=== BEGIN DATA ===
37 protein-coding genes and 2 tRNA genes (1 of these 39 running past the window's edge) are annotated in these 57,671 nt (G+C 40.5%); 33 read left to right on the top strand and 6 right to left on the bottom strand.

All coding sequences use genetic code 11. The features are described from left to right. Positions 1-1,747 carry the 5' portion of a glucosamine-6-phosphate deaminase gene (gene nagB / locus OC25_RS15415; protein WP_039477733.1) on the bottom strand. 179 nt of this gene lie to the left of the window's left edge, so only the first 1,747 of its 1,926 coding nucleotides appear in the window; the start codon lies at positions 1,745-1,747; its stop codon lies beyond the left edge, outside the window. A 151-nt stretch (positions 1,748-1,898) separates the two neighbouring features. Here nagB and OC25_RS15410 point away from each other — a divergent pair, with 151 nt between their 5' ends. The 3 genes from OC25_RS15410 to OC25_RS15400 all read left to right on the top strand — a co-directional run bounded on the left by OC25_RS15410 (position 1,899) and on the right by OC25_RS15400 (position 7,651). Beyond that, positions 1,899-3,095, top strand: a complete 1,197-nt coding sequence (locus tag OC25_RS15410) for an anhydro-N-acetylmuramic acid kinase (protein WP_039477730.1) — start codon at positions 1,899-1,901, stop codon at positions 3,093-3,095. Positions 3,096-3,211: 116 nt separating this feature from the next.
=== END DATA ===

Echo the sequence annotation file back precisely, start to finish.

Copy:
37 protein-coding genes and 2 tRNA genes (1 of these 39 running past the window's edge) are annotated in these 57,671 nt (G+C 40.5%); 33 read left to right on the top strand and 6 right to left on the bottom strand.

All coding sequences use genetic code 11. The features are described from left to right. Positions 1-1,747 carry the 5' portion of a glucosamine-6-phosphate deaminase gene (gene nagB / locus OC25_RS15415; protein WP_039477733.1) on the bottom strand. 179 nt of this gene lie to the left of the window's left edge, so only the first 1,747 of its 1,926 coding nucleotides appear in the window; the start codon lies at positions 1,745-1,747; its stop codon lies beyond the left edge, outside the window. A 151-nt stretch (positions 1,748-1,898) separates the two neighbouring features. Here nagB and OC25_RS15410 point away from each other — a divergent pair, with 151 nt between their 5' ends. The 3 genes from OC25_RS15410 to OC25_RS15400 all read left to right on the top strand — a co-directional run bounded on the left by OC25_RS15410 (position 1,899) and on the right by OC25_RS15400 (position 7,651). Beyond that, positions 1,899-3,095, top strand: a complete 1,197-nt coding sequence (locus tag OC25_RS15410) for an anhydro-N-acetylmuramic acid kinase (protein WP_039477730.1) — start codon at positions 1,899-1,901, stop codon at positions 3,093-3,095. Positions 3,096-3,211: 116 nt separating this feature from the next.